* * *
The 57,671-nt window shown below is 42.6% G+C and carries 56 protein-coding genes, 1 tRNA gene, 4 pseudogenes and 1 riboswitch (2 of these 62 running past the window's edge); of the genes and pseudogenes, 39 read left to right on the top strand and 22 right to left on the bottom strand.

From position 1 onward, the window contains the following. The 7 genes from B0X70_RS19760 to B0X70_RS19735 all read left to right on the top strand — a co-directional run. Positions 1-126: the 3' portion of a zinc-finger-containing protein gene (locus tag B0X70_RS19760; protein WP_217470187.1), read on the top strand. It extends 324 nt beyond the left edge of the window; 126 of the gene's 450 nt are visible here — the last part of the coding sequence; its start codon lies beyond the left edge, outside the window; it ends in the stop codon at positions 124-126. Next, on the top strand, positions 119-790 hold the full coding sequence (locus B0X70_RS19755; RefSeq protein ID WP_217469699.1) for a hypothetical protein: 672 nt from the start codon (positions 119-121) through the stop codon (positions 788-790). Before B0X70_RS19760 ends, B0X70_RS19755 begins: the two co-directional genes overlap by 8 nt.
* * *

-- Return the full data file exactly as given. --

The 57,671-nt window shown below is 42.6% G+C and carries 56 protein-coding genes, 1 tRNA gene, 4 pseudogenes and 1 riboswitch (2 of these 62 running past the window's edge); of the genes and pseudogenes, 39 read left to right on the top strand and 22 right to left on the bottom strand.

From position 1 onward, the window contains the following. The 7 genes from B0X70_RS19760 to B0X70_RS19735 all read left to right on the top strand — a co-directional run. Positions 1-126: the 3' portion of a zinc-finger-containing protein gene (locus tag B0X70_RS19760; protein WP_217470187.1), read on the top strand. It extends 324 nt beyond the left edge of the window; 126 of the gene's 450 nt are visible here — the last part of the coding sequence; its start codon lies beyond the left edge, outside the window; it ends in the stop codon at positions 124-126. Next, on the top strand, positions 119-790 hold the full coding sequence (locus B0X70_RS19755; RefSeq protein ID WP_217469699.1) for a hypothetical protein: 672 nt from the start codon (positions 119-121) through the stop codon (positions 788-790). Before B0X70_RS19760 ends, B0X70_RS19755 begins: the two co-directional genes overlap by 8 nt.